NVIDIA To Devs: Compute/Graphics Toggle Is A Heavyweight Switch

Alessio Palumbo
Posted 1 year ago

A couple of weeks ago, NVIDIA published a vademecum of DirectX 12 Do’s and Don’ts that went largely unnoticed. However, it actually contains some interesting information on the tips that NVIDIA gave to developers on how to best use Microsoft’s new lower level API with their existing architecture.

A couple of them, for instance, seem to confirm two stories we reported last month about Maxwell problems with Asynchronous Compute. In case you don’t recall, the reference is to AMD’s Robert Hallock saying that Maxwell can’t perform Async Compute without heavy reliance on slow context switching; a few days later, Tech Report’s David Kanter mentioned that according to Oculus employees, preemption context switching was potentially catastrophic for Maxwell GPUs.

Now, under the Pipeline State Objects (PSOs) section, they were very clear:

  • Don’t toggle between compute and graphics on the same command queue more than absolutely necessary
  • This is still a heavyweight switch to make

That’s not all they had to say about compute and graphics tasks – under the Work Submission – Command Lists & Bundles section, NVIDIA warned developers as follows:

  • Check carefully if the use of a separate compute command queues really is advantageous
  • Even for compute tasks that can in theory run in parallel with graphics tasks, the actual scheduling details of the parallel work on the GPU may not generate the results you hope for
  • Be conscious of which asynchronous compute and graphics workloads can be scheduled together

Finally, NVIDIA also gave some advice on how to best use Maxwell and DirectX 12 hardware features. They recommend to use Conservative Rasterization, which right now is only available on Maxwell cards, while they are a bit more cautious about Raster Order Views, the other DX12_1 level feature.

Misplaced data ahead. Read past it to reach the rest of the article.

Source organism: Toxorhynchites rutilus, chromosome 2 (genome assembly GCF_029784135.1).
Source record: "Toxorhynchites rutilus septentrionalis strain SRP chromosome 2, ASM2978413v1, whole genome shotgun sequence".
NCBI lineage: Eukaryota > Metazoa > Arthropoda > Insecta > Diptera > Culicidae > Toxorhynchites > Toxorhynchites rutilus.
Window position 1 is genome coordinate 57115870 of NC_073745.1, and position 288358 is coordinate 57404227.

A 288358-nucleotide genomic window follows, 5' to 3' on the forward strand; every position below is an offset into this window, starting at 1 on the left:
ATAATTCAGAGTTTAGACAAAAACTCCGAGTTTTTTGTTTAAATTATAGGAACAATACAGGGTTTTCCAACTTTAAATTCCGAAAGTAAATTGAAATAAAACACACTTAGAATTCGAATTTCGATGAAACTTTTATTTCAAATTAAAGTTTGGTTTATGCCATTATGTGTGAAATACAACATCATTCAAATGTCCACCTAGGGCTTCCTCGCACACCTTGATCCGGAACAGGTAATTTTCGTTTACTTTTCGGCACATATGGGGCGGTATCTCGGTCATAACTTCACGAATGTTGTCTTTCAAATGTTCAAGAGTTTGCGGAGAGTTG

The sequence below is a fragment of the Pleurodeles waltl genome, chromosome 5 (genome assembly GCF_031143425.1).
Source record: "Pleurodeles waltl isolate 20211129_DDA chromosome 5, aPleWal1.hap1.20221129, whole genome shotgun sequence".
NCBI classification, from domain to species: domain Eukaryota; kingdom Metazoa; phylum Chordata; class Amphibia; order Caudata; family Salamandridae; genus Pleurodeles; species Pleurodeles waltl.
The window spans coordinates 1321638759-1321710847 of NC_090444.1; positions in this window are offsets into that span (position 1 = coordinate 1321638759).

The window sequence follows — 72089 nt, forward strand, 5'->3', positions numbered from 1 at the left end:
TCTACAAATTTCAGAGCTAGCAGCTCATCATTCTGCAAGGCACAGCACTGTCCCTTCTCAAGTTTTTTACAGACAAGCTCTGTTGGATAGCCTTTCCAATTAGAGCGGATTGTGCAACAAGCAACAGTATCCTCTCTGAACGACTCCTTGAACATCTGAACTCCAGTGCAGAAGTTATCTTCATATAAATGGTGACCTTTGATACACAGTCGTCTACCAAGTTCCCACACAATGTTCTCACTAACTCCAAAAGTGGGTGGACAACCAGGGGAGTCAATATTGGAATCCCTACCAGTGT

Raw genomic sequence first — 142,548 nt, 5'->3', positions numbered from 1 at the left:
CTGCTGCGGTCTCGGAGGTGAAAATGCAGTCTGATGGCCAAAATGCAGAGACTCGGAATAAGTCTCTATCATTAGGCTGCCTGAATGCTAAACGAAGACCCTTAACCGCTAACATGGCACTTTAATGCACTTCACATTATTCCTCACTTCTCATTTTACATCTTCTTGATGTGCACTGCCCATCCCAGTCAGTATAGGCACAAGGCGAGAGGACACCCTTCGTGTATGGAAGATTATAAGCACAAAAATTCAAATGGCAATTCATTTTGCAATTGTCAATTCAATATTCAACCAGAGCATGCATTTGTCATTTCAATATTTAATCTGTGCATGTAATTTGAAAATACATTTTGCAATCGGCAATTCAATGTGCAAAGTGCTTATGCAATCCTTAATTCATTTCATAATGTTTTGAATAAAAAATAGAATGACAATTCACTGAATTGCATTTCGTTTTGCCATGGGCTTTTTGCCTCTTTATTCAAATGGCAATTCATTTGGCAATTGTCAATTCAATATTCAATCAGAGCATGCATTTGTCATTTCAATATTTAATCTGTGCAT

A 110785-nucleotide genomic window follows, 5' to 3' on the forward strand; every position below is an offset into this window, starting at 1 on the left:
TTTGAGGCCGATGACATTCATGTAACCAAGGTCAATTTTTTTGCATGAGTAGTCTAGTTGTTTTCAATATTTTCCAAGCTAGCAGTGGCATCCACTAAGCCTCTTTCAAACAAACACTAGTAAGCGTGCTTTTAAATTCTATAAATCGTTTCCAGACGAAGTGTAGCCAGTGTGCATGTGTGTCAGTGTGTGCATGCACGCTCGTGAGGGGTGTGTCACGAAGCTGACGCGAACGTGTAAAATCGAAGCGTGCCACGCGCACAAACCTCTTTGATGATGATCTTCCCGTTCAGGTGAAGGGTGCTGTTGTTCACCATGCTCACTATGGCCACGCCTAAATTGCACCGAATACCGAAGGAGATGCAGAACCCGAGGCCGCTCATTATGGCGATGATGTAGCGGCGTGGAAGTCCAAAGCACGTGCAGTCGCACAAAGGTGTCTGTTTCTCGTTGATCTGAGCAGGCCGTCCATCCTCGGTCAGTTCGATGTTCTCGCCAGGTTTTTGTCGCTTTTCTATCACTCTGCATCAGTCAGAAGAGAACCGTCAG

• Use hardware conservative raster for full-speed conservative rasterization
  • No need to use a GS to implement a ‘slow’ software base conservative rasterization – See https://developer.nvidia.com/content/dont-be-conservative-conservative-rasterization
  • Make use of NvAPI (when available) to access other Maxwell features
  • Advanced Rasterization features:
    Bounding box rasterization mode for quad based geometry
    New MSAA features like post depth coverage mask and overriding the coverage mask for routing of data to sub-samples
    Programmable MSAA sample locations
  • Fast Geometry Shader features:
    Render to cube maps in one geometry pass without geometry amplifications
    Render to multiple viewports without geometry amplifications
    Use the fast pass-through geometry shader for techniques that need per-triangle data in the pixel shader
  • New interlocked operations
  • Enhanced blending ops
  • New texture filtering ops
  • Don’t use Raster Order View (ROV) techniques pervasively
  • Guaranteeing order doesn’t come for free
  • Always compare with alternative approaches like advanced blending ops and atomics

For more about DirectX 12, you can check our Fable Legends benchmark results, Lionhead’s statement on the DX12 features used in Fable Legends and our own analysis on Async Compute in the game.

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